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How do you see the future of the Transportation of Dangerous Goods Shipping Document?

7 months ago

Consultation has concluded

  • DCNagy 6 months ago
    Electronic transport documentation would allow for timely and accurate updates to goods in the transportation cycle. When carriers are picking up or dropping off goods, information can be updated immediately to all who require it including shippers, consignees, and the carriers themselves. Electronic information will increase efficiencies across the entire supply chain by ensuring information is received end to end without having to hand off paper documents which then must be uploaded/updated to electronic systems. This would be especially important for emergency responders responding to a road or rail incident to have immediate updated accurate documentation. Electronic information would also reduce expenses for paper and printers
  • BLadds 6 months ago
    I don't believe this sector is ready to remove paper.
  • TDG Guy 6 months ago
    The future can be managed through many different IT platforms or systems (i.e. Enterro, termlinxx, Drearman, Excel, Cellphones, TMW in cab technology, fill form electronic PDF documents, etc.) & must allow for flexibility & customization for industry. I believe select organizations including Carriers, Consignors & Consignees should be selected for the pilot so that a full scale shipper to receiver cycle can be tested to ensure efficiencies, accessibility, compatibility with the use of different send & receive platforms.
  • LJH 6 months ago
    The future would be completely electronic with only using paper in emergency situations; however, the electronic shipping document requirements should be based on TDG requirements and not on ideal format which can be simple to implement and use as well as allow flexibility to customize it for individual business needs. This will encourage people to implement it across the industries. Electronic shipping documentation would significantly reduce some of the common gaps within industry such as missing signatures and dates resulting from manual paperwork.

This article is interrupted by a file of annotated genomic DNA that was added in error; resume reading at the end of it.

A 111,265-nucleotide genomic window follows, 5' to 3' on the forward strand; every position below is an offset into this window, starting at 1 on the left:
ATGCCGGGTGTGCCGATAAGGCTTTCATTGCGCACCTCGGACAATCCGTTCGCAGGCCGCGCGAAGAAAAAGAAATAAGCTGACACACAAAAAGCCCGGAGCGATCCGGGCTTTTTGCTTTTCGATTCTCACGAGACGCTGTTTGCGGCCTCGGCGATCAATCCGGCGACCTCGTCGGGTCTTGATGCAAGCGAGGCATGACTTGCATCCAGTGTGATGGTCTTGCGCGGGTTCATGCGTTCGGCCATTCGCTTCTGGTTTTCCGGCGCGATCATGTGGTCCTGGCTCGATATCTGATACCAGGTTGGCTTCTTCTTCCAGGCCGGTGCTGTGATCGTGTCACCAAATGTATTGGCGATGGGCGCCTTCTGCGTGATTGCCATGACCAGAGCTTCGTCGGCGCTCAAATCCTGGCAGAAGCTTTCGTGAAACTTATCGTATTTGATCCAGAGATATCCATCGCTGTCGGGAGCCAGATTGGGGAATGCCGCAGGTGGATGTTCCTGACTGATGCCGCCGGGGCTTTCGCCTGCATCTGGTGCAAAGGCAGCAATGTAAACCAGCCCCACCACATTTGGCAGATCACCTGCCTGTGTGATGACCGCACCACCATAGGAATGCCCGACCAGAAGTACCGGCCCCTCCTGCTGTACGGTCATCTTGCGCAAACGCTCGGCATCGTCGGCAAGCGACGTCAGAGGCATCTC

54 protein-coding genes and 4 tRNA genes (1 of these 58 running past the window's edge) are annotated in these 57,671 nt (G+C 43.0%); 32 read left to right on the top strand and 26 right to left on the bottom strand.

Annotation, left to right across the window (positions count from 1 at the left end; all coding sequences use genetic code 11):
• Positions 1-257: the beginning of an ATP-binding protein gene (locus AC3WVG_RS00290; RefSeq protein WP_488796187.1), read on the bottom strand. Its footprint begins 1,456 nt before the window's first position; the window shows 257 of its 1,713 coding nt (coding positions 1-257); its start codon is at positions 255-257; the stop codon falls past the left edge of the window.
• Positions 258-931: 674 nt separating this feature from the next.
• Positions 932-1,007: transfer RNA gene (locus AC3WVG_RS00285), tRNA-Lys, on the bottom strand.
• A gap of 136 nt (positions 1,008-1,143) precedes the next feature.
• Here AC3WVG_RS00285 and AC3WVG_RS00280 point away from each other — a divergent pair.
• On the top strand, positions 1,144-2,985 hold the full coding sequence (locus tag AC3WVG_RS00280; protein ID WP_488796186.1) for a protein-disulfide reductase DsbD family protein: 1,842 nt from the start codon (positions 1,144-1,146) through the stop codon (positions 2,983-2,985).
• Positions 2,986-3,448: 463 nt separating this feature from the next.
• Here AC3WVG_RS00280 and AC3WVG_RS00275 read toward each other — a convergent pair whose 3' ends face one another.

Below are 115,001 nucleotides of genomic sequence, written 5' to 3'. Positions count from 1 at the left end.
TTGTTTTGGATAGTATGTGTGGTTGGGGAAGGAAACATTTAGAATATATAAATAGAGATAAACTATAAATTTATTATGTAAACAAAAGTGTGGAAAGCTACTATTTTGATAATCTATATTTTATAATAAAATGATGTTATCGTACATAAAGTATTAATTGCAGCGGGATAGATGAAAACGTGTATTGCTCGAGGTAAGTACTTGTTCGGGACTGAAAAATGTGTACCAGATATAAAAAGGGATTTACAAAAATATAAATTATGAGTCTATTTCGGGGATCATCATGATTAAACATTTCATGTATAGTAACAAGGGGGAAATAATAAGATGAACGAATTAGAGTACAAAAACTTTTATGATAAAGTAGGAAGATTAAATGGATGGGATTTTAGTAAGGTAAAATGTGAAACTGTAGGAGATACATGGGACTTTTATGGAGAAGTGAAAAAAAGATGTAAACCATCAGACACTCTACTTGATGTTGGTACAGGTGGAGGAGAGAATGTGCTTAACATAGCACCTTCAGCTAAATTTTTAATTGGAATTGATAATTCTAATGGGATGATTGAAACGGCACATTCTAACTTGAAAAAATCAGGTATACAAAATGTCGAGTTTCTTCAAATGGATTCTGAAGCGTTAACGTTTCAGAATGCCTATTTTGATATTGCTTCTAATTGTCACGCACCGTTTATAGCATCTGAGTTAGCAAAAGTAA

• LJH 6 months ago
      Additional comments/suggestions on the initiative: There is no mention in the overview document regarding international partnerships such as IATA and IMDG. How would these shipments be handled when part of the shipment is by road or rail going to a port or airport. Another consideration is how do companies who are completely electronic interact with companies who still use paper in the same supply chain – how would this be managed within the sandbox? In the overview document, it mentions only carriers have approvals; however, shippers are in most cases providing the documentation which originates from the shipper’s end and the consignee who must receive a copy as well. It may be as simple as having TC manage a drop box, where shippers send/upload their electronic shipping documents to this website for the carrier to download and approve on their cellphone then they forward it to the consignee. Again, the sandbox would have to ensure any program used would interface with other IT systems (e.g. GSAP, Terminal Management System, etc.) efficiently to assess the feasibility of electronic documents. Any electronic device (either tablet or cellphone) that the carrier uses needs to be intrinsically safe in cases where flammable vapors or explosion hazards exist. A standardized issued device or personal cell or table would not be safe or suitable in all scenarios and situations.
  • Terry Soulsby 7 months ago
    I see an easy functional, traceable, and user-friendly process, that will increase the productivity, reliability and safety (of shipping in all modes) for shippers, customers and carriers.
  • Fred Bergeron 7 months ago
    I see a definite need to move to electronic documentation with the shipping transactions being stored in a cloud-based system that can provide cradle to grave tracking for RAM and interface with a wide range of mobile devices to provide near real time input.
  • Gord Snider 7 months ago
    The future is electronic. It is easier, more accurate, more efficient, and easier to access
  • eplante 7 months ago
    ability to push electronic PDF's to other systems (like ELD's), tablets, smart phones. With functionality to insert signatures, adjust return volumes, and forward to other parties as needed. Information being held in the cloud for auditing and traceability. Information to be managed by the users and not in a central repository under TC. Provide users flexibility to use digital forms as long as the intent of the remainder of the legislation is being met; such as archiving etc.
  • NOVALERT 7 months ago
    QR codes on containers and shipping documents which connect to each other. That is, scanning the shipping container QR code would link to the password-protected electronic shipping document and SDS. Scanning the paper-copy shipping document's QR code could provide password-protected information about the location of the transport.
  • Gordon Lynch 7 months ago
    The future is electronic. It is easier, more accurate, more efficient, and easier to access.
  • AWheeler 7 months ago
    Hand-held devices, bar codes, discreet entries verified by standard references, automated information distribution.